Interestingly, as momentous as it is to be impeached twice, this may be among the least painful of all the emerging repercussions of Donald Trump’s life defined by profound obfuscation. He has lost access to virtually every social media platform in existence. People are refusing to accept the highest civilian honor in our country, the Presidential Medal of Freedom because it has the Trump stink on it. He is under investigation in multiple states and municipalities and will soon lose the legal protection his office has provided until now. And the thing to keep in mind is that most of Trump’s misdeeds predate his presidential term. None of this is new. But by flying too close to the sun, he has painted a target on his back legally speaking, and a great many prosecutors and legislators are now taking aim. Had he remained in Manhattan, the conman from Queens, much of the attention he will be subject to in coming months, would likely have been avoided.

If we could forget Donald Trump’s presidency, he would simply be remembered as a businessman who failed at most of his endeavors despite the amazing head start he inherited from his father. He would remain a man who lies about his net worth being greater than it is when he wants to boost his ego or secure a loan from questionable sources, but smaller than it is when he wants to avoid taxes. His greatest shame would be as a man who filed multiple bankruptcies and failed at such business ventures as Trump Airlines, Trump Magazine, Trump Mortgage, Trump University, Trump Steaks, and Trump Vodka, just to name a few. But these failures impacted only those with direct business ties to Trump. Now the stakes are so much higher.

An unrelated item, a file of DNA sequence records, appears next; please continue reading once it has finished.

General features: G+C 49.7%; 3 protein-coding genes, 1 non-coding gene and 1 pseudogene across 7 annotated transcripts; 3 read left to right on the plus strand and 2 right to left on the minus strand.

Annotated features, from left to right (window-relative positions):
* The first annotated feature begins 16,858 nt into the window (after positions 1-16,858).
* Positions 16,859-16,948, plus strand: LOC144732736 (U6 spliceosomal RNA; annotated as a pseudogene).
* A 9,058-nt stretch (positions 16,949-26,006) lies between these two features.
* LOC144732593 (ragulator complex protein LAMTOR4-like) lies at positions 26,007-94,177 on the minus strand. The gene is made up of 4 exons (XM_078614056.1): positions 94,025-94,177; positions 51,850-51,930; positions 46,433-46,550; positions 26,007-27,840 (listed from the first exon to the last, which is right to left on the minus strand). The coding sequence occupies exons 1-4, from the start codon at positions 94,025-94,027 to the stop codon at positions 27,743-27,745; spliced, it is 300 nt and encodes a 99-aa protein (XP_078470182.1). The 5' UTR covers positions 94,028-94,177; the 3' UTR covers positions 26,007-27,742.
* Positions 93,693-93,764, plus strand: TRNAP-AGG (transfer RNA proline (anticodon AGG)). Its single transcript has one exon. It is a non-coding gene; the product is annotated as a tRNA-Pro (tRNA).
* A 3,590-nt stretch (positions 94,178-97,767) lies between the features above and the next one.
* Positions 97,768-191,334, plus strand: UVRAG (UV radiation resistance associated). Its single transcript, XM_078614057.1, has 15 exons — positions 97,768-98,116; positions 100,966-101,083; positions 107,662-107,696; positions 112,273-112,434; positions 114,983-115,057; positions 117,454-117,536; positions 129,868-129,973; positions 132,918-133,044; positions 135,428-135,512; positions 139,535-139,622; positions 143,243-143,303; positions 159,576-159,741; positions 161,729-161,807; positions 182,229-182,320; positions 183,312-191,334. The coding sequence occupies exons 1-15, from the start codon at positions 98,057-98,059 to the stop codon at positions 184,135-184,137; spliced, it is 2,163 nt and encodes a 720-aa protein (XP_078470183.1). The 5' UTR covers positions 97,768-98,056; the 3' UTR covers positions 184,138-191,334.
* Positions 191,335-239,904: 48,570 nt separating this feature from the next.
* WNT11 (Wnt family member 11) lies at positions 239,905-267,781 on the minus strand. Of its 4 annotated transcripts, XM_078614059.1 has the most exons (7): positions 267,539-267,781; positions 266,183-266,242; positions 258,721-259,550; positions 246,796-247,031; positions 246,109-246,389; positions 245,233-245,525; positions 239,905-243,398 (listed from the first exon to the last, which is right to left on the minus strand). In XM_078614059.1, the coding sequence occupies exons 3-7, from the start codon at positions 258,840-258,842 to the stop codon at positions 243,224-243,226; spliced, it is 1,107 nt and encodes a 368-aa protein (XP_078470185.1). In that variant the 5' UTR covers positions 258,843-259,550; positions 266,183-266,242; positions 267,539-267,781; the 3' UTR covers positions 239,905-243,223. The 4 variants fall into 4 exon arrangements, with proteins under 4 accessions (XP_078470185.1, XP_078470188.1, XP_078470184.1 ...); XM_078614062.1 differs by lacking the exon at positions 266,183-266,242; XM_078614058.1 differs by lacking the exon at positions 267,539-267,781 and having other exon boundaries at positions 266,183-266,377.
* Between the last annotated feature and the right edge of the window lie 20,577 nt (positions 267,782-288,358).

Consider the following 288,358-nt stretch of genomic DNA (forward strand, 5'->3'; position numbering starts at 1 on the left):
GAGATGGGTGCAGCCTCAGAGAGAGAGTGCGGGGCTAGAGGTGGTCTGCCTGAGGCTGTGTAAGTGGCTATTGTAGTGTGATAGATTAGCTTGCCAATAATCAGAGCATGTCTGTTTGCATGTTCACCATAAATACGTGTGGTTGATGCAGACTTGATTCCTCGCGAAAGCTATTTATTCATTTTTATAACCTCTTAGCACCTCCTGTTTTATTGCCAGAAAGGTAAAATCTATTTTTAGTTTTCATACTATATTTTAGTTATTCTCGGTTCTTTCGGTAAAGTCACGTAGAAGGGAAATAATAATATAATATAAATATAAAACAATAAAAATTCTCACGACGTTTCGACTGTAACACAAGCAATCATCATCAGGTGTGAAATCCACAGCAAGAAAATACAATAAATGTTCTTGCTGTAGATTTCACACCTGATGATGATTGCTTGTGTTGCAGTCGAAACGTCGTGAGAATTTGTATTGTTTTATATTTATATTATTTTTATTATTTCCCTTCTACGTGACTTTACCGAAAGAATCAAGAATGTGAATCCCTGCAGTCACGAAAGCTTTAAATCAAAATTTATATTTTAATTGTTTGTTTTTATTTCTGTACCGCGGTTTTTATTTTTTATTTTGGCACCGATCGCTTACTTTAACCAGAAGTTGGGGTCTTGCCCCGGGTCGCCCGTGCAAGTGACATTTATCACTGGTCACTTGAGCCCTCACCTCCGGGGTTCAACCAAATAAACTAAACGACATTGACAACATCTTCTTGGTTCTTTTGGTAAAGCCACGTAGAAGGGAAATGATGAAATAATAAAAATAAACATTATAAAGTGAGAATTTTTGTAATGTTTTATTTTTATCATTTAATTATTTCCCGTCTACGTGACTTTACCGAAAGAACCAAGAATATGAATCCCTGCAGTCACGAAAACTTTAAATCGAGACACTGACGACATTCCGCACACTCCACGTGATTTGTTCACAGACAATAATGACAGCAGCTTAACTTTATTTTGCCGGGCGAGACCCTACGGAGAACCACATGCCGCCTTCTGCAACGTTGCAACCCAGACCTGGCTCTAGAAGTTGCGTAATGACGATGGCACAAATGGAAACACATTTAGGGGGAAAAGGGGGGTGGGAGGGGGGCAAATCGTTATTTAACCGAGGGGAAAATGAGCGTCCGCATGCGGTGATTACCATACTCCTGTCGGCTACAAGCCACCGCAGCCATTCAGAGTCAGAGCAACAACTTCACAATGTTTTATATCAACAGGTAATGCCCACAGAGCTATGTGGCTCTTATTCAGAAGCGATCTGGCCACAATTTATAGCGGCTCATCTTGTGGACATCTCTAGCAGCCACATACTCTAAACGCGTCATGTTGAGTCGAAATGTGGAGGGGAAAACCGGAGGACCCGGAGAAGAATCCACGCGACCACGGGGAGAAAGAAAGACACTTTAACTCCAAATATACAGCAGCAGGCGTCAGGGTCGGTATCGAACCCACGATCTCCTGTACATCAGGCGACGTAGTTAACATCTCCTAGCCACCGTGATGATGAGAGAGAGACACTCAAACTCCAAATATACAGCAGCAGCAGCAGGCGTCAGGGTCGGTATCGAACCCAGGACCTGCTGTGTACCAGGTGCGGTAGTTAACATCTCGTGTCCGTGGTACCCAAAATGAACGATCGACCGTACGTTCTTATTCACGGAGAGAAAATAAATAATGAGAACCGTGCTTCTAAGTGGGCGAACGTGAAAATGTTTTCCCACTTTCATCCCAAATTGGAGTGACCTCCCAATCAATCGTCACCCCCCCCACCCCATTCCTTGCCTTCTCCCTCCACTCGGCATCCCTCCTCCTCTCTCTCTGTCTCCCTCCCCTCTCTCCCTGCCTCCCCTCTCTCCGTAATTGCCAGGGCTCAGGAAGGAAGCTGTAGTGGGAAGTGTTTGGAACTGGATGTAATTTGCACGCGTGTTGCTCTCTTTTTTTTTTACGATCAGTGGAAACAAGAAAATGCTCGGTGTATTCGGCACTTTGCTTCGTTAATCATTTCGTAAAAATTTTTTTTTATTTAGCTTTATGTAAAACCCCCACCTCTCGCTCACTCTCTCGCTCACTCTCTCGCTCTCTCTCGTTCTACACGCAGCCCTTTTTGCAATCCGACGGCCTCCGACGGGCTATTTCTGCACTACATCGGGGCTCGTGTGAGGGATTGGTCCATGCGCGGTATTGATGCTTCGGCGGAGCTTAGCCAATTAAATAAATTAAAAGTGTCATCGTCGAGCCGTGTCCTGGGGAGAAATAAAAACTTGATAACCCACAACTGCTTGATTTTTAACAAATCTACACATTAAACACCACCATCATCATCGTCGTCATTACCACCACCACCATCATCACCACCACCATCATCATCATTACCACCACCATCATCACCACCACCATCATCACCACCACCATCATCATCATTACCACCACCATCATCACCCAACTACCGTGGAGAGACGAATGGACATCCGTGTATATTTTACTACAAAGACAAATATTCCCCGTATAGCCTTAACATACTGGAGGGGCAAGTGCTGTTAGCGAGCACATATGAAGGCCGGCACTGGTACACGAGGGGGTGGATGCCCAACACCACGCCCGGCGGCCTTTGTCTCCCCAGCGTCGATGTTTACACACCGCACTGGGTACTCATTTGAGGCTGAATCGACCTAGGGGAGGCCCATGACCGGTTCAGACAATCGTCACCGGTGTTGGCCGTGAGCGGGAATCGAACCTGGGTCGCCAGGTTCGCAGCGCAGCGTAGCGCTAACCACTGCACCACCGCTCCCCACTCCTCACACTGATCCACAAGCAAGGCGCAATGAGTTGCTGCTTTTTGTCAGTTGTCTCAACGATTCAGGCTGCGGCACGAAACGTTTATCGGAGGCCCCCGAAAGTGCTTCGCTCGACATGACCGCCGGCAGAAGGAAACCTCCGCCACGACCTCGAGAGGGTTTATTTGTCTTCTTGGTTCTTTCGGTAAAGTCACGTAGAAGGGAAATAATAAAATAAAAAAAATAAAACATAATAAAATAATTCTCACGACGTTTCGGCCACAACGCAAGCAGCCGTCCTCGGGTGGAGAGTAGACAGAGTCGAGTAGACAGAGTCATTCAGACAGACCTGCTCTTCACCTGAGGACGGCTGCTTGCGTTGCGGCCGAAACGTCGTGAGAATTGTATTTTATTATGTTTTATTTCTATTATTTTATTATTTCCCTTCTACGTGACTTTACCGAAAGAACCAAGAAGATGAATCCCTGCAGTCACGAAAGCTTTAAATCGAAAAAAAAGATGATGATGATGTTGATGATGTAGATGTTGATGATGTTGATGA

As president, Trump’s failures are failures for all of us. The gravitas of the United States has taken a terrible blow since 2016. Our closest allies question the reliability of the United States as never before. For the first time in history, the US Capitol was invaded as part of a Trump-inspired insurrection. And in his greatest failure, under Trump’s leadership, the US response to the COVID-19 pandemic is unique among wealthy nations in the scope and scale of our inability to follow basic medical advice. As a result, more Americans are dying every day than on September 11, 2001.

As I type these words, some GOP members of Congress argue that impeachment is the wrong course of action. What we need, they argue, is to heal as a nation. I agree. Much healing is in order. But healing sometimes requires that a malignant tumor be excised. The Trump Presidency will indeed be over in one week, with or without impeachment. But the presidency is unique in many ways. Great lifelong prestige is carried forward by past officeholders. Presidents maintain tremendous political influence. According to the Former Presidents Act, former presidents receive a lifetime pension, transition funding, staff and office, medical insurance, and Secret Service protection. Unfortunately, by seeking to fly too close to the sun to stroke his tender ego, Trump has brought us all to the verge of disaster. To allow Trump’s behavior to go unchallenged is perfectly maladaptive to the healing we need as a nation.



Tony Davis is a professional writer, adventure travel junkie, and author of God Loves You: Some Restrictions May Apply (and Many Other Christian Dilemmas)

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Tony Davis

Tony Davis is a professional writer, adventure travel junkie, and author of God Loves You: Some Restrictions May Apply (and Many Other Christian Dilemmas)